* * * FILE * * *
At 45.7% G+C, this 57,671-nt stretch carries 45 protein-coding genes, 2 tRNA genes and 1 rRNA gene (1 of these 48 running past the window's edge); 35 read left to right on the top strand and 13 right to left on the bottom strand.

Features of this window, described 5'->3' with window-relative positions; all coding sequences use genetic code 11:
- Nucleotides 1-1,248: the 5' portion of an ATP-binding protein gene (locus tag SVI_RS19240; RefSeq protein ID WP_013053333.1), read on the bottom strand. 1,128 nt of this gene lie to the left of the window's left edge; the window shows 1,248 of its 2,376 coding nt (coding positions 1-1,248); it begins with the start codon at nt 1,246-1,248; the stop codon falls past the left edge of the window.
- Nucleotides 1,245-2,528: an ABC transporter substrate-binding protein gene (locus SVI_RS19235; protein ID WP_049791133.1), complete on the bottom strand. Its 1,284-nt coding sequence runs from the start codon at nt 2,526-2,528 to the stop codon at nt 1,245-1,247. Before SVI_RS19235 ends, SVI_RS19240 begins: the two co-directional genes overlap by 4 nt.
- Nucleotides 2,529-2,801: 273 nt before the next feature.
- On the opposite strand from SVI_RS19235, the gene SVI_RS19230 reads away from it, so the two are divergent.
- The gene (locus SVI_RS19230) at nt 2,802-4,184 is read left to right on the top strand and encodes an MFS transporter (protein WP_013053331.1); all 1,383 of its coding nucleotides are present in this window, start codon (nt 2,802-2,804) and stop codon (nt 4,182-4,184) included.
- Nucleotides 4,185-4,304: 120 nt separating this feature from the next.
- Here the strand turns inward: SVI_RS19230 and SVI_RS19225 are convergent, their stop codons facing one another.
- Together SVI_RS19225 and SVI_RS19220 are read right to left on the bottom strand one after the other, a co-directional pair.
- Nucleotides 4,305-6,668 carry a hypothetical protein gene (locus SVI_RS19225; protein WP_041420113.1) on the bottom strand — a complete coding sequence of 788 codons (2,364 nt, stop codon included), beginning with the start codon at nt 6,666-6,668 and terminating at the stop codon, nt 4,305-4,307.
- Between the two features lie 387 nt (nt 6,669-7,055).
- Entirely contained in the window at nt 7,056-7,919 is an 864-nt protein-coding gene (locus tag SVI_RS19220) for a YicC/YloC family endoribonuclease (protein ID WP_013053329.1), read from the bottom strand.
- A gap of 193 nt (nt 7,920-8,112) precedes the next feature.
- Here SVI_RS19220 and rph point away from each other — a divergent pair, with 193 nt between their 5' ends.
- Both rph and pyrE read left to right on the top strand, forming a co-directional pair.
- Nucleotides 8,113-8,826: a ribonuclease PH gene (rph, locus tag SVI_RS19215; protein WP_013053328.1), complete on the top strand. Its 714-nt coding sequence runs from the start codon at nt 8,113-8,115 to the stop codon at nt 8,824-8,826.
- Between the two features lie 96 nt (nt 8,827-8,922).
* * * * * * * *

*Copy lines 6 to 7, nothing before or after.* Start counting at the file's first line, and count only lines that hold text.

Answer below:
- On the opposite strand from SVI_RS19235, the gene SVI_RS19230 reads away from it, so the two are divergent.
- The gene (locus SVI_RS19230) at nt 2,802-4,184 is read left to right on the top strand and encodes an MFS transporter (protein WP_013053331.1); all 1,383 of its coding nucleotides are present in this window, start codon (nt 2,802-2,804) and stop codon (nt 4,182-4,184) included.